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Spotlight: Emre Ozan Polat

​By: Alina Hirschmann and Sian Fogden

The Graphene Flagship spotlight series tells the stories behind the research. Emre Ozan Polat is a postdoctoral researcher at ICFO (The Institute of Photonic Sciences, Spain) and is part of the team that created a graphene-quantum dots health-tracking medical patch.

Emre Ozan Polat talks to the Graphene Flagship on the eve of his presentation at the Grand Finale of Berlin Falling Walls Lab Competition where he will compete with 100 other aspiring scientists, researchers and innovators from more than 50 countries to become the Falling Walls Young Innovator of the Year 2017.

UPDATE: Emre talks about the Falling Walls Lab Grand Finale at the end of this article.


Tell us about your postdoctoral research and the creation of the health-tracking patch containing graphene-quantum dots.

I joined the Quantum Nano-Optoelectronics research group at ICFO (The Institute of Photonic Sciences, Spain), which is led by ICREA Professor Frank Koppens just over a year and a half ago. As a postdoctoral researcher I work on the study of graphene photodetectors and I am also part of the Graphene Flagship. The research group works on integrating novel two-dimensional materials with silicon-based technologies, developing new techniques for improving photodetectors and imaging systems and searching to understand, at a more fundamental level, how light interacts with these new materials under extreme conditions to maximize their properties.  

Along with my colleagues from my research group as well as the research groups led by ICREA Professors at ICFO Gerasimos Konstantatos and Turgut Durduran, we discovered that the properties of these new materials, namely graphene and quantum dots, could be used for flexible and thin devices aimed at health applications. The high transparency and excellent electrical conductivity of graphene, paired with the light absorption of quantum dots, motivated us to work towards the development of a flexible semi-transparent, health patch that could monitor fitness parameters. At the moment the patch is able to measure the heart rate and arterial oxygen saturation, but in the future we expect to be able to measure other vital signs as our body hydration, temperature, UV exposure, among others. We are turning the current photodetector technology into a tattoo-like patch, by integrating these quantum materials on thin and flexible substrates to develop this smart medical patch.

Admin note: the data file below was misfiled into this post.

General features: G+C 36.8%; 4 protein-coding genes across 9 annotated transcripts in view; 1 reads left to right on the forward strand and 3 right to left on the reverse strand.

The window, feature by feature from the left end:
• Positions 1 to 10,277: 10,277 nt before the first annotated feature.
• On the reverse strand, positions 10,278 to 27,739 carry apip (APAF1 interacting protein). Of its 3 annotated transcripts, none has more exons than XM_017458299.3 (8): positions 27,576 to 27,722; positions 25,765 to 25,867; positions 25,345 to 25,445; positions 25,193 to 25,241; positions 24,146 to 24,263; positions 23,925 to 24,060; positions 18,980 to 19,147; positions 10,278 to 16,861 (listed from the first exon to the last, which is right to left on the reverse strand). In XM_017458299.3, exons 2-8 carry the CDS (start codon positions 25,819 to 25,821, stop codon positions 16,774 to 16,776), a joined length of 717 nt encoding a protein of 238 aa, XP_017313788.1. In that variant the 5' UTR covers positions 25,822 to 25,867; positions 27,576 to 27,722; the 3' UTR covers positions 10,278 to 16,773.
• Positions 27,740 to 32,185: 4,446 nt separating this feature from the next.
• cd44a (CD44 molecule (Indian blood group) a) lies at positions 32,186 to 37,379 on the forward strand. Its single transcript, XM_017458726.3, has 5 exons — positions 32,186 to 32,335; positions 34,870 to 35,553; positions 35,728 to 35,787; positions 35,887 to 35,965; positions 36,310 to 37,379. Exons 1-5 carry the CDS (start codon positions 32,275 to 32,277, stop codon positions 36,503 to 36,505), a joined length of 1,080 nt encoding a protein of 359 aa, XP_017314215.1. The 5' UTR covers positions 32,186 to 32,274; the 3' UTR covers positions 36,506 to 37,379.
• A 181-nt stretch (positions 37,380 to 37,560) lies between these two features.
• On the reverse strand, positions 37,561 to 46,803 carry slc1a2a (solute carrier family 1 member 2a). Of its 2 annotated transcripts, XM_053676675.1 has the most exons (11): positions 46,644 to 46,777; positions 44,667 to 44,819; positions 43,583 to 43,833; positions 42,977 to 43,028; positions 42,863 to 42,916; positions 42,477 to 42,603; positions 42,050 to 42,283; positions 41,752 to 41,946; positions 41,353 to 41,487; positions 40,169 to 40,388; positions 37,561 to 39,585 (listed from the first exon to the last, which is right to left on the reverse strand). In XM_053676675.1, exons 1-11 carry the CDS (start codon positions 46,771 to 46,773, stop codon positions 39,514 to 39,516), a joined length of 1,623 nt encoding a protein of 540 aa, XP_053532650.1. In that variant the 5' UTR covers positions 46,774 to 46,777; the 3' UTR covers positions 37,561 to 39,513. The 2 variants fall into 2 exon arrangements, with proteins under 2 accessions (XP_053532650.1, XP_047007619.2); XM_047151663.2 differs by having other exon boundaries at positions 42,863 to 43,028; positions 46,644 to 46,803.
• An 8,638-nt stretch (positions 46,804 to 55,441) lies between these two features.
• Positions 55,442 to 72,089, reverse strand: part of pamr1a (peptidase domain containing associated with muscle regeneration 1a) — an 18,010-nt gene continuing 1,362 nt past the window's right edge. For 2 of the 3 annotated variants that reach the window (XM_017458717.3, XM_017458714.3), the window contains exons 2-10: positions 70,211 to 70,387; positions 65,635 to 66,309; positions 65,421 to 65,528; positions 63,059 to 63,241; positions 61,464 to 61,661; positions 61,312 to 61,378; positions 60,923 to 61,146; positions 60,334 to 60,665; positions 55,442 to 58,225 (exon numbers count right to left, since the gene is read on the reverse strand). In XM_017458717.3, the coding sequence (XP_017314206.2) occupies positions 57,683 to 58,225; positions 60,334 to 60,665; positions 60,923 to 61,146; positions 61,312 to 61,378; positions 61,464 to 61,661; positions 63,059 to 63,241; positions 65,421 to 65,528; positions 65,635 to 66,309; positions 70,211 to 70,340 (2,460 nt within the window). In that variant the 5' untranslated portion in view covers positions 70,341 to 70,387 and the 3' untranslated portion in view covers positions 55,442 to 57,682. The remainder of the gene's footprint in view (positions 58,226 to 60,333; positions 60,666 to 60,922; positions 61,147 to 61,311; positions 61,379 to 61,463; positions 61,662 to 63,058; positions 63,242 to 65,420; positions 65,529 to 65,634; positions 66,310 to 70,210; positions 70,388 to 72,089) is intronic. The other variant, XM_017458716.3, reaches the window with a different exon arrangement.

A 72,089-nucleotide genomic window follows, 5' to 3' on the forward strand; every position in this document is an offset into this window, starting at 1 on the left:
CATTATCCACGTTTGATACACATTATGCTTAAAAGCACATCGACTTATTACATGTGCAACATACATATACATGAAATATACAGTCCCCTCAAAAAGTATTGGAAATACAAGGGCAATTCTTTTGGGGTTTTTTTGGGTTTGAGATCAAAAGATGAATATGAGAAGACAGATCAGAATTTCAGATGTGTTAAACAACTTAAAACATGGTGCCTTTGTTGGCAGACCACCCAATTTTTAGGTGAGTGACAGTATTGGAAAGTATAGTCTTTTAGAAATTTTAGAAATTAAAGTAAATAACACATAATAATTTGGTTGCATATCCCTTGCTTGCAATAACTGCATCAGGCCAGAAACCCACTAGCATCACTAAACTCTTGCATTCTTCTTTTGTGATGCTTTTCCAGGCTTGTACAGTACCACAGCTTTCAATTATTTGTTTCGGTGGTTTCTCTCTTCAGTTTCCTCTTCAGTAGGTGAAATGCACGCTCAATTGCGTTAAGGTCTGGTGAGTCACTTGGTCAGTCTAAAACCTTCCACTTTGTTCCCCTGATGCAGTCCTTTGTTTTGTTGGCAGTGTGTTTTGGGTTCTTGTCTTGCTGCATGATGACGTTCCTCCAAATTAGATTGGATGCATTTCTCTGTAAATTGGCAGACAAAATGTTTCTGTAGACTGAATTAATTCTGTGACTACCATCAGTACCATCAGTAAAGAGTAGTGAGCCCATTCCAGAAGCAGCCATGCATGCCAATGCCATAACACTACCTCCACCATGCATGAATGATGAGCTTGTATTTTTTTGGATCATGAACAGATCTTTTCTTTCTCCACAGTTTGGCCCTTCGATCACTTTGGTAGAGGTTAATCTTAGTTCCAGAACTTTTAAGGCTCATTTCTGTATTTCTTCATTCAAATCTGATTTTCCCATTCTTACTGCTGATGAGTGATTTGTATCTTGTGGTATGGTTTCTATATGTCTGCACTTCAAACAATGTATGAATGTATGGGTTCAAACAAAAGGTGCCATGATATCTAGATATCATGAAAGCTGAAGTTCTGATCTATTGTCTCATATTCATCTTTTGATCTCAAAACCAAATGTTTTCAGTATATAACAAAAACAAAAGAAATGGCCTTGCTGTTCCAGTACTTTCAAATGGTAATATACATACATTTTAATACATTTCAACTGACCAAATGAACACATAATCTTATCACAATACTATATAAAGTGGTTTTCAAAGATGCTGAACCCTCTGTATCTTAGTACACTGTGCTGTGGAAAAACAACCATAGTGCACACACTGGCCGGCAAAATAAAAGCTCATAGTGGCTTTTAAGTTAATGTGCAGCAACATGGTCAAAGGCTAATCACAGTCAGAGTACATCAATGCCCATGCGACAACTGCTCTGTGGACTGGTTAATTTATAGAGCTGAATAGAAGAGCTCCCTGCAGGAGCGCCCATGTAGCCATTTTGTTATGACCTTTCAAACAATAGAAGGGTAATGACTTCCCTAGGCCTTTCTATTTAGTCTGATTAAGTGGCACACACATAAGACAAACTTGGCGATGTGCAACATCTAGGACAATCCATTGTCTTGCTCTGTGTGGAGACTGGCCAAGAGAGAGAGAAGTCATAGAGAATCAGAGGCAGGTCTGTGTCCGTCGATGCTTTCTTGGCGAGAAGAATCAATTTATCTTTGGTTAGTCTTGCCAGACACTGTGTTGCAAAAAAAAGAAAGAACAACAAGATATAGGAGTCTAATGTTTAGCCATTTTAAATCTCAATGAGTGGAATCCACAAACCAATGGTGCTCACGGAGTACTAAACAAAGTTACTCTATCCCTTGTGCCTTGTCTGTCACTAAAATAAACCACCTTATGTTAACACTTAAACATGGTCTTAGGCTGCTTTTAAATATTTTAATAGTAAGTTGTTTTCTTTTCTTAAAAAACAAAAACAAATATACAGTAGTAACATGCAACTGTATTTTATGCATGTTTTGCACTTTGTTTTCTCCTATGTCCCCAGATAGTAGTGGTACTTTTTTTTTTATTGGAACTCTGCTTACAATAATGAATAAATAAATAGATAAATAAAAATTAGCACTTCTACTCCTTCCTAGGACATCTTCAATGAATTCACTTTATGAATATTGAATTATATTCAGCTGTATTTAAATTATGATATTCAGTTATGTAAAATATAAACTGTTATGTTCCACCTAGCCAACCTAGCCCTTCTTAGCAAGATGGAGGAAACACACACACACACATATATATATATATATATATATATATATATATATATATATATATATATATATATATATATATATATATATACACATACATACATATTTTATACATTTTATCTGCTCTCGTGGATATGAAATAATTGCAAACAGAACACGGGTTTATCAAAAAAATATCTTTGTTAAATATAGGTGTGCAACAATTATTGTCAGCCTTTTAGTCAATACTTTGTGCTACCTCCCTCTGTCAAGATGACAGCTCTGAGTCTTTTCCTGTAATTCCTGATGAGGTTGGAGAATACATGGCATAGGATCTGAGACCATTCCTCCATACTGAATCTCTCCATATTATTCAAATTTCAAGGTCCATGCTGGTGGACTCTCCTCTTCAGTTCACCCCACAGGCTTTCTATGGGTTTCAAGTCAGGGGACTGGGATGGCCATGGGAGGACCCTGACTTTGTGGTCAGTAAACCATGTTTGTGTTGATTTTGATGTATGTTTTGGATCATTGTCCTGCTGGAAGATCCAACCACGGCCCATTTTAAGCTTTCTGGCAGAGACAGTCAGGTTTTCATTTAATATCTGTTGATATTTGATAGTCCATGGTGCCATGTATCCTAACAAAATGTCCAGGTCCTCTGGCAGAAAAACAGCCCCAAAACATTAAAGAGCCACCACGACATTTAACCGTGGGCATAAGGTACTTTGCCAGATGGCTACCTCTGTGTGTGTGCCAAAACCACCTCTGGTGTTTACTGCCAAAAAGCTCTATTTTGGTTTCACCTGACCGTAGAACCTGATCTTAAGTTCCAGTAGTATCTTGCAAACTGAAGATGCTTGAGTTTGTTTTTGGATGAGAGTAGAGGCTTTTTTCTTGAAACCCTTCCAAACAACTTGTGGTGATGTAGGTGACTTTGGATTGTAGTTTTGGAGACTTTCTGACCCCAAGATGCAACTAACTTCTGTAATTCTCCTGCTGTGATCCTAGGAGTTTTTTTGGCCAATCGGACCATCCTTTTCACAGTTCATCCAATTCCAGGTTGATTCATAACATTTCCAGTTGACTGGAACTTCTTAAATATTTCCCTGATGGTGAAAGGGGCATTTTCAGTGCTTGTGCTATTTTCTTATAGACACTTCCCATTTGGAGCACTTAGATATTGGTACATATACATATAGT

The first prototype of the patch was exhibited back in February 2017 at the Mobile World Congress in Barcelona as part of the Graphene Pavilion (organized by the Graphene Flagship and GSMA and curated by ICFO) but now we have developed a more evolved prototype of the patch.

The Falling Walls Lab Competition was set up to celebrate the most innovate research ideas that aim to change the world of tomorrow. You recently won first place in the national round of this competition, Falling Walls Lab Barcelona, organized by DTIC-UPF and FECYT.  Can you talk a little about this day and what you presented?

At Falling Walls Lab Barcelona, organized by FECYT and DTIC-UPF, I presented this Graphene-Quantum dots health-tracking patch along with the more evolved prototype. I was up against 12 other candidates presenting diverse topics ranging from the use of water as a fuel source, to a gaze-controlled music interface or dyslexia and I won first place.